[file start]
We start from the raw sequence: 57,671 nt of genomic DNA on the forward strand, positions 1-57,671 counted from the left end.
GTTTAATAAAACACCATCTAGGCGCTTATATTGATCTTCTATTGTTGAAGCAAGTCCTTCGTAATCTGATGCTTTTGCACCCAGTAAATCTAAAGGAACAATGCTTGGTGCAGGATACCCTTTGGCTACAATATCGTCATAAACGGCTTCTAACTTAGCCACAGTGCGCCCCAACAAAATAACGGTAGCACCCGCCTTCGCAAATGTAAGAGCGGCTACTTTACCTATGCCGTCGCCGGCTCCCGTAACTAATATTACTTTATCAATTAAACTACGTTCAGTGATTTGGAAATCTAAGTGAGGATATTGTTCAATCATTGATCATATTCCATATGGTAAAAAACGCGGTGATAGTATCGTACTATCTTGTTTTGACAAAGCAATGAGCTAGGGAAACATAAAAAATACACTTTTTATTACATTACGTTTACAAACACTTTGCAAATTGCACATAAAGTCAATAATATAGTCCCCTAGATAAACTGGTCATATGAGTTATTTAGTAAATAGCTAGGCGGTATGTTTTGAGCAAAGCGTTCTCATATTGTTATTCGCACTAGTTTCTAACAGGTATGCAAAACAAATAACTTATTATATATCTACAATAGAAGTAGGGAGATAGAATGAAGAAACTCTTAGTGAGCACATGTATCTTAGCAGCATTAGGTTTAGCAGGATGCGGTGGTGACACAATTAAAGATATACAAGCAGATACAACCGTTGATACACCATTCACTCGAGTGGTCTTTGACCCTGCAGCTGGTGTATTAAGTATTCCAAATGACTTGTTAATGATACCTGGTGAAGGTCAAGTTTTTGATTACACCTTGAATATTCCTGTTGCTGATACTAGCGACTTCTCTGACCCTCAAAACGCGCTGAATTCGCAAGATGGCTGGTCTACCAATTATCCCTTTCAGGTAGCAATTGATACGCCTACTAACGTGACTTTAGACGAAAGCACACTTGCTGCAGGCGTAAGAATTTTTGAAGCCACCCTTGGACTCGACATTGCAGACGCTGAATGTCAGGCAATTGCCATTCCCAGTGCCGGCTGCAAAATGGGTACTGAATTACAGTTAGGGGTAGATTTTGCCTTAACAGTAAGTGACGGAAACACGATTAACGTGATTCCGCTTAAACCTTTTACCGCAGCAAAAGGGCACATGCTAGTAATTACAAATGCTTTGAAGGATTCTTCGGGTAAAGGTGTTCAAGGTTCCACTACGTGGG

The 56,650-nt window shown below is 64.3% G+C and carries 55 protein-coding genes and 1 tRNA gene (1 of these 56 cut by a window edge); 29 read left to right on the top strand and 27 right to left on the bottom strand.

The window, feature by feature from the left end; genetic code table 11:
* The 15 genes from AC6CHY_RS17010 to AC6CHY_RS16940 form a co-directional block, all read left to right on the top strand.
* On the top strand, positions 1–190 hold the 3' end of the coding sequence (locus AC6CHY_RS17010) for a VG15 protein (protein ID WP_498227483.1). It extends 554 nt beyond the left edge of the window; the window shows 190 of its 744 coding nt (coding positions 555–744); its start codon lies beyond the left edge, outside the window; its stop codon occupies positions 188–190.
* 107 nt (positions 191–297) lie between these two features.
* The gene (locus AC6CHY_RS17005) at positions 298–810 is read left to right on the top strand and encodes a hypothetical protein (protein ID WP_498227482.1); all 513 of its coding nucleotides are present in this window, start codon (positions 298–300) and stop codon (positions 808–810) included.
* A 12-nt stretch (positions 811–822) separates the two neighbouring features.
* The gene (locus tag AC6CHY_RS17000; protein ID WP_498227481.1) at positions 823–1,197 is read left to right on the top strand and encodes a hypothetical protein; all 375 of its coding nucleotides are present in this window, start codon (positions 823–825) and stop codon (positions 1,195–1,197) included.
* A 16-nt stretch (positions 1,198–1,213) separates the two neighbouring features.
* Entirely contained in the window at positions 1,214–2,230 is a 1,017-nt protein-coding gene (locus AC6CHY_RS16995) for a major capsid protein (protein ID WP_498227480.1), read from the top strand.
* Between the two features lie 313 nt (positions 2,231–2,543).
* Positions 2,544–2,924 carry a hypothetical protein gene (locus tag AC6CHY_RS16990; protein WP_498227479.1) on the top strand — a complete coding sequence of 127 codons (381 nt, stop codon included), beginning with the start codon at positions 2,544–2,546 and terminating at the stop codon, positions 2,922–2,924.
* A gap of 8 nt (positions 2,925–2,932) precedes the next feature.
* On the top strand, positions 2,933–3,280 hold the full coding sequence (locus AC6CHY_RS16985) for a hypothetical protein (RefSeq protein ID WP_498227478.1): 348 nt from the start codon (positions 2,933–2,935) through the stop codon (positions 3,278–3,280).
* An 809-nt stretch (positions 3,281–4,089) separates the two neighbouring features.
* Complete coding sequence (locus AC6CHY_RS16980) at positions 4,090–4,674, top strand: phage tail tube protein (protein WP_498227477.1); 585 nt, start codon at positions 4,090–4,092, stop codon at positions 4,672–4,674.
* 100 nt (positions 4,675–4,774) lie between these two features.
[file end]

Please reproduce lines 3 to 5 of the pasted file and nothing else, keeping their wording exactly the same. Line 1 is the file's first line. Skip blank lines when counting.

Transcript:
The 56,650-nt window shown below is 64.3% G+C and carries 55 protein-coding genes and 1 tRNA gene (1 of these 56 cut by a window edge); 29 read left to right on the top strand and 27 right to left on the bottom strand.

The window, feature by feature from the left end; genetic code table 11:
* The 15 genes from AC6CHY_RS17010 to AC6CHY_RS16940 form a co-directional block, all read left to right on the top strand.